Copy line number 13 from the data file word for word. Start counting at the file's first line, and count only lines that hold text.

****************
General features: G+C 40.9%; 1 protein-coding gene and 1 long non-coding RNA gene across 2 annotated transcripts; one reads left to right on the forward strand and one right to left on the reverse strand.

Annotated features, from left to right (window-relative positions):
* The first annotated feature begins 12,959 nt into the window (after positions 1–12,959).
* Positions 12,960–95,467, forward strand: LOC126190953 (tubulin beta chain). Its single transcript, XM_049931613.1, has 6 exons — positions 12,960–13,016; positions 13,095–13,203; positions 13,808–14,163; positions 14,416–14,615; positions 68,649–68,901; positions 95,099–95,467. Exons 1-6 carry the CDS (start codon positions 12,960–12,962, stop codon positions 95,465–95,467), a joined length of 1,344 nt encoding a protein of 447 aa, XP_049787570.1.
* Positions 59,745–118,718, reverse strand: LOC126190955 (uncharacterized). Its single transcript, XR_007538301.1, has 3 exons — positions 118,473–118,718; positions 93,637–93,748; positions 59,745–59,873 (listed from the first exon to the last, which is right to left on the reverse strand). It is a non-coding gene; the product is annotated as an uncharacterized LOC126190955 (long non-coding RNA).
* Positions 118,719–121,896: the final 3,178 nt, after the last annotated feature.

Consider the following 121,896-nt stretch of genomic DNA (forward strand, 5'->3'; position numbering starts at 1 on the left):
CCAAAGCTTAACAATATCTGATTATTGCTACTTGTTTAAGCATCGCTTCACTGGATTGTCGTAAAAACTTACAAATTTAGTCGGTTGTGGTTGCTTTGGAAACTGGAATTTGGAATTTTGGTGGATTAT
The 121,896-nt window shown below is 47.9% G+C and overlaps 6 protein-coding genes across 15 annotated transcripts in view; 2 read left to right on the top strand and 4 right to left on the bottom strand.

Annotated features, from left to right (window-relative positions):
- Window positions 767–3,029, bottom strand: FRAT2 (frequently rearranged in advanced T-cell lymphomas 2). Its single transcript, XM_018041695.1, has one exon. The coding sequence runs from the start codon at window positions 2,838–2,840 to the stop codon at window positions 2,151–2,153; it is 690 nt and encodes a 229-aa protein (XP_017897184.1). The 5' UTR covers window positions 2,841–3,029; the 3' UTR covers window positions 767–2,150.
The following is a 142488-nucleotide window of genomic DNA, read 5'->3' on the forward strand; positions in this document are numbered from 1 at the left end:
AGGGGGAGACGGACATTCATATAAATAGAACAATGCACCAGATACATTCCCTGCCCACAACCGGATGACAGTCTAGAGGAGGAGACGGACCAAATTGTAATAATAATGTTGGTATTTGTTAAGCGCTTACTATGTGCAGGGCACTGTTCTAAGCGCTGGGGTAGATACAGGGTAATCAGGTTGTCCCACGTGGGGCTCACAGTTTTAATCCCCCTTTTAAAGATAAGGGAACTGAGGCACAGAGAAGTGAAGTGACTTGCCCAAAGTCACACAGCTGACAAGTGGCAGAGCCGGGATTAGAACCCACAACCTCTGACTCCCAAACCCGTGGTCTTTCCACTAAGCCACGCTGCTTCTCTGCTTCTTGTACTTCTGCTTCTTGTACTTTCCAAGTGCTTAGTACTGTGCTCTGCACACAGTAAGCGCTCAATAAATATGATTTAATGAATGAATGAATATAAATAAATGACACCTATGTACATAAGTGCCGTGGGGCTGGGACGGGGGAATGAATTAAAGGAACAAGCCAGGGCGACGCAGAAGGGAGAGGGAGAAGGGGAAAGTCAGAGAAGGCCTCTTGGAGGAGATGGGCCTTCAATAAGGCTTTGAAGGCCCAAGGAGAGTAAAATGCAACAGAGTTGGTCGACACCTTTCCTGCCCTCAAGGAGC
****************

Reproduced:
AGGGGGAGACGGACATTCATATAAATAGAACAATGCACCAGATACATTCCCTGCCCACAACCGGATGACAGTCTAGAGGAGGAGACGGACCAAATTGTAATAATAATGTTGGTATTTGTTAAGCGCTTACTATGTGCAGGGCACTGTTCTAAGCGCTGGGGTAGATACAGGGTAATCAGGTTGTCCCACGTGGGGCTCACAGTTTTAATCCCCCTTTTAAAGATAAGGGAACTGAGGCACAGAGAAGTGAAGTGACTTGCCCAAAGTCACACAGCTGACAAGTGGCAGAGCCGGGATTAGAACCCACAACCTCTGACTCCCAAACCCGTGGTCTTTCCACTAAGCCACGCTGCTTCTCTGCTTCTTGTACTTCTGCTTCTTGTACTTTCCAAGTGCTTAGTACTGTGCTCTGCACACAGTAAGCGCTCAATAAATATGATTTAATGAATGAATGAATATAAATAAATGACACCTATGTACATAAGTGCCGTGGGGCTGGGACGGGGGAATGAATTAAAGGAACAAGCCAGGGCGACGCAGAAGGGAGAGGGAGAAGGGGAAAGTCAGAGAAGGCCTCTTGGAGGAGATGGGCCTTCAATAAGGCTTTGAAGGCCCAAGGAGAGTAAAATGCAACAGAGTTGGTCGACACCTTTCCTGCCCTCAAGGAGC